HHS officials said current law allows the plans to have this longer shelf life, although critics are likely to argue that - when you factor in the renewal option - a plan that lasts three years can not be considered short-term.
The Affordable Care Act required individual plans sold on and off the marketplace to cover a group of set benefits, including emergency, maternity and mental health care.
Both supporters and critics of short-term plans say consumers who do develop health problems while enrolled could, in theory, hang on until the next open-enrollment period and buy an ACA plan during the sign-up period because the ACA bars insurers from rejecting people with preexisting conditions.
It's not clear CT consumers will be able to purchase the plans.
U.S. Sen. Ron Wyden, D-Ore., was quick to react to final approval of the plans, saying they will hurt consumers: "By giving the green light to junk plans, Trump and his administration are once again siding with fraudsters, unscrupulous brokers and insurance companies over unsuspecting Americans that simply want affordable health care".
Coleman says insurance benefits under short-term plans will be better with the three-month restriction gone.
Schumer said Democrats will introduce a resolution to rescind the rule using the Congressional Review Act, which allows Congress to revoke an administration regulation with a simple majority any time up to 60 legislative days after it is published in the Federal Register.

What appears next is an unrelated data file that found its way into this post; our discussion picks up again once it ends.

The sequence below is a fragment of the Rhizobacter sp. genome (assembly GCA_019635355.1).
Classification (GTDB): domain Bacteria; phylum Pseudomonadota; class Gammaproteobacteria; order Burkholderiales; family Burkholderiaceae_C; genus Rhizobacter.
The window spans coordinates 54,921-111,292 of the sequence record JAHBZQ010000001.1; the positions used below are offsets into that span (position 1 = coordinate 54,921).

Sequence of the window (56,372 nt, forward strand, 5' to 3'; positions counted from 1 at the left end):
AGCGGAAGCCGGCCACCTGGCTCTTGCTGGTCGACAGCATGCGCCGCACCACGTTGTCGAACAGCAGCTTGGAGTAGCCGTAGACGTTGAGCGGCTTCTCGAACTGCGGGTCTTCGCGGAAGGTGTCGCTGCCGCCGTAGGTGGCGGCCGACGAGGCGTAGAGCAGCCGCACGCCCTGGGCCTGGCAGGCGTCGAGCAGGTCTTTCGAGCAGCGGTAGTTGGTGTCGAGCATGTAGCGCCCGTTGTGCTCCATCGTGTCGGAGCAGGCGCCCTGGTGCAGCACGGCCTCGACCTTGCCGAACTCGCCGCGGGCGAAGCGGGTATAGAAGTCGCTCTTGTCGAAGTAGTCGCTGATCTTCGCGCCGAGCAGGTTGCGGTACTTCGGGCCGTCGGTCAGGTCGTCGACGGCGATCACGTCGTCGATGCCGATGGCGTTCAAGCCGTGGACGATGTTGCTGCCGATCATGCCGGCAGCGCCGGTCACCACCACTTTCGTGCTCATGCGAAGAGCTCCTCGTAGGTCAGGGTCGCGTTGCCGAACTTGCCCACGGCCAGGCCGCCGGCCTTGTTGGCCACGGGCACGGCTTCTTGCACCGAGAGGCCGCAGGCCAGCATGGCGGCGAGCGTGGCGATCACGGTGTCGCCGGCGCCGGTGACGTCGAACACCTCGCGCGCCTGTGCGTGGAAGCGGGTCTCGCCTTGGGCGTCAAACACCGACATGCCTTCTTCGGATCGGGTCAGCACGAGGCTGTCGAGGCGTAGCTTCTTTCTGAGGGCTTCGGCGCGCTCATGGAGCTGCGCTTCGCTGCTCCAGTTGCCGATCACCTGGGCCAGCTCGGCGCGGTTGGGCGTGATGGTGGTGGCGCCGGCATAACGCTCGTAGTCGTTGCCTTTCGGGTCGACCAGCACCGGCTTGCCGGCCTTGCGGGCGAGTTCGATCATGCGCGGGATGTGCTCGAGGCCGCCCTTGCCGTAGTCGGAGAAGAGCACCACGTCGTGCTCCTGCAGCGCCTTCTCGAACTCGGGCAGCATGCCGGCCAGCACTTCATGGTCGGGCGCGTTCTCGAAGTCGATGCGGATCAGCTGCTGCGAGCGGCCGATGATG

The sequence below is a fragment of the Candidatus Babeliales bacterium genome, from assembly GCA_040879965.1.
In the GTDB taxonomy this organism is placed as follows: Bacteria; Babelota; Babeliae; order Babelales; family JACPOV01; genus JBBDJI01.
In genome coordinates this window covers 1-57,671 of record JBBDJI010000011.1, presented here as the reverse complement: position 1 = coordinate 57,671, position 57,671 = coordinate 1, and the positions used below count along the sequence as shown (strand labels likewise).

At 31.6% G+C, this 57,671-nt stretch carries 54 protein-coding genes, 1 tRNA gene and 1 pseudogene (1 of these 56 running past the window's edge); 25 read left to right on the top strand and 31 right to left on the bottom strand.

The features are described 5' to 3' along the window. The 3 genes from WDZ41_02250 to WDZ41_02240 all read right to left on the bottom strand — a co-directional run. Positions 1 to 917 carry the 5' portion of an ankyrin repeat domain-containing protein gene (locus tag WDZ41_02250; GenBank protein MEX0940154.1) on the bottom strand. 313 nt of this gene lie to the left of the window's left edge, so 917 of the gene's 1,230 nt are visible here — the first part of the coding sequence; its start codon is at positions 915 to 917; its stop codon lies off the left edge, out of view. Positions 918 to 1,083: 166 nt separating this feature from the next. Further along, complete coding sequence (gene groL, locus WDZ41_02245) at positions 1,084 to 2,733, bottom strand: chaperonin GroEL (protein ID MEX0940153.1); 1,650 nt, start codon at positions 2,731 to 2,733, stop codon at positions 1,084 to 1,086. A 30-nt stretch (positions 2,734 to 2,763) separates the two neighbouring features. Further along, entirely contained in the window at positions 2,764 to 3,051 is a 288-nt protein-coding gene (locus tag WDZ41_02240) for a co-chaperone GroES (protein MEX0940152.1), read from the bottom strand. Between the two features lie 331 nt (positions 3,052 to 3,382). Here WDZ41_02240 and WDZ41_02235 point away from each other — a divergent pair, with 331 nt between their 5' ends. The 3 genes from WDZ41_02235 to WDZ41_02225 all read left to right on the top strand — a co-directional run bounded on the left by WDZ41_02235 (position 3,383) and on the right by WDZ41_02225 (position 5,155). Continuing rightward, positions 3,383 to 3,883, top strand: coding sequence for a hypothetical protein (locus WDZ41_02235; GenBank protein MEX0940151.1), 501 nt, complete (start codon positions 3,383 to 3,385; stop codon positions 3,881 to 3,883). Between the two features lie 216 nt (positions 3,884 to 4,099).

Instead, she's been stuck with surprise bills and mounting costs for services she thought the plan would cover but hasn't. Short-term plans were originally intended for people who were between jobs or needed temporary coverage for other reasons. "This will make a low-priced option like short-term insurance even more attractive, particularly if insurers further adapt their benefits and conditions of coverage to better align with the needs of the unsubsidized population". The short-term plans "provide a much more affordable option for millions of the forgotten men and women left out by the current system", he said.
More than 9,000 people and organizations commented on the rule, since February when it was first proposed.
Cigna also said the ACA "established numerous protections and standards for consumers in the individual market to support them in accessing affordable, quality health insurance regardless of where they live". Making the plans renewable is a novel twist.
Pennsylvania's insurance regulator said some consumers complained about services that weren't covered, based on fine print in plan policies.
This action overturns an Obama administration directive that limited such plans to 90 days.
"We continue to see a crisis of affordability in the individual insurance market, especially for those who don't qualify for large subsidies", noted CMS Administrator Seema Verma.
Because healthy people are most likely to bolt from the exchanges, expansion of short-term plans will increase federal spending on ACA premium subsidies by $28.2 billion over 10 years, the CMS estimated.
"Consumers should be assured that insurers will not deny claims for current medical care based exclusively on medical treatment received years earlier", Aetna said. Before, short-term plans could not last longer than three months. These plans look appealing because they're less expensive than Obamacare, but they cover fewer medical services and charge higher rates for those with pre-existing conditions. The IHC Group is an organization of insurance carriers headquartered in Stamford, Conn. "But with the number of uninsured people going up, our ability to recoup is hurt, and that's a direct result of President Trump trying to sabotage the ACA".
That same report expects premiums for ACA plans to increase 15 percent next year, in part because many consumers may be less likely to buy coverage without the threat of a tax penalty.
Short-term plans, if they appeal to many consumers, could also play a role. According to NBC News, 3 million fewer people had health insurance in 2017 compared to the year prior, and city-subsidized health centers in Columbus saw nearly 3,000 more uninsured patients.